Carol Huchingson, who led the county’s response and recovery efforts before transitioning into the role of county administrative officer, spent months searching for a way the county could help landowners deal with the burnt trees. By September of 2016, one year after the fire, she still didn’t believe one existed.
From a government standpoint, “there’s really no way to address trees on private property,” Huchingson says. “Tree work is very expensive, and I think many owners won’t be able to take care of it.”
For this year at least, the state will backfill $1.3 million of Lake County’s lost taxes. But whether that support lasts one year or three, it will come to an end. A county of approximately 64,000 people, a quarter of whom live in poverty, simply does not have the human capital to make whole all those who have suffered. And in an area so small, there isn’t a person who hasn’t been affected by the disaster.
Given the tremendous fiscal challenges the county faces, economic development seems like a prime solution. But people are divided over how to handle this: Some propose bringing in chain stores and the multitude of jobs they bring with them; others contend doing so would cripple small businesses and be worse for the local economy in the long run.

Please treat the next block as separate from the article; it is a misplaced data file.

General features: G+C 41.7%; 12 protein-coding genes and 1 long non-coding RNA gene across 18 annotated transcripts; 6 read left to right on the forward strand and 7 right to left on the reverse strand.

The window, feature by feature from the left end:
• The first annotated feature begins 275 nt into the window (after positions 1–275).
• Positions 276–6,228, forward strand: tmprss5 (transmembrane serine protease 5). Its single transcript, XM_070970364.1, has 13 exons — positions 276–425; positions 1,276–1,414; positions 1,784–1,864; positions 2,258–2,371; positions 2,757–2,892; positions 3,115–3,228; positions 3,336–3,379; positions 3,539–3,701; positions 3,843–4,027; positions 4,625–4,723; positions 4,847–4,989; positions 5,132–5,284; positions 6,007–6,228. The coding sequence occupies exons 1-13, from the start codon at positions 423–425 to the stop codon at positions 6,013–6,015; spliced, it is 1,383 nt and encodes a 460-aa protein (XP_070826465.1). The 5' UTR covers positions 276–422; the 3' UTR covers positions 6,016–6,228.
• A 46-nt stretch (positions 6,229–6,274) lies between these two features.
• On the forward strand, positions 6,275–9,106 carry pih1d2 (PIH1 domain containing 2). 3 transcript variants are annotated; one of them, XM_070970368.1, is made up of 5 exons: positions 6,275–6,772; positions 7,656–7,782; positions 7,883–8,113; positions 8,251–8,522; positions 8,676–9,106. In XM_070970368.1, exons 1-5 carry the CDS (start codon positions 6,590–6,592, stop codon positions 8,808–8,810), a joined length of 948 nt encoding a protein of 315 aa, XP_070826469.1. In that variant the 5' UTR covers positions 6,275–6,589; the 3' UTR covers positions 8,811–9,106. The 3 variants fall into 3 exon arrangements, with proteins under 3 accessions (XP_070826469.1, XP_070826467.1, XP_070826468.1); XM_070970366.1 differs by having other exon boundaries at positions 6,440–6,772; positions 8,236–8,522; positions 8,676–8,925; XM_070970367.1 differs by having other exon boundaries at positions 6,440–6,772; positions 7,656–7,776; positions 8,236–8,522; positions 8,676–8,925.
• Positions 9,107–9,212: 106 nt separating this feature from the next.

In late April of 2016, those against big businesses won a victory when the Lake County Planning Commission rejected a Texas developer’s proposal to build a Dollar General in Middletown, as Lake County News reported. Many feared the store would put local merchants, struggling after the fire, out of business; others felt it neither fits Middletown’s homey aesthetic nor is true to Lake County’s “heritage and context.”
With debate over development deadlocked and the government unable to do much about the millions of burned trees, the limbo extends.
“It’s like you’re circling the airport. You can’t really go back to where you took off from, you can’t land yet, you’re just circling and circling and circling,” Sue says.
As time passes in that holding pattern, the Hobergs have begun to realize Lake County’s fate, like so many burned regions in the increasingly fire-stricken West, comes down to the choices of individual landowners whose lives bear the fire’s scorch marks. They ache for the lost forests they loved, but know something has to change — defensible space has to be cleared, the road may have to be visible from the house.
Life began to feel different for the Hobergs come spring. After a wet winter, green was reappearing in the sea of black land. Daffodils poked up through charcoal and, as April turned the corner to May, Sue spotted a lone sprig of leaves halfway up the trunk of her favorite oak. The tree was alive.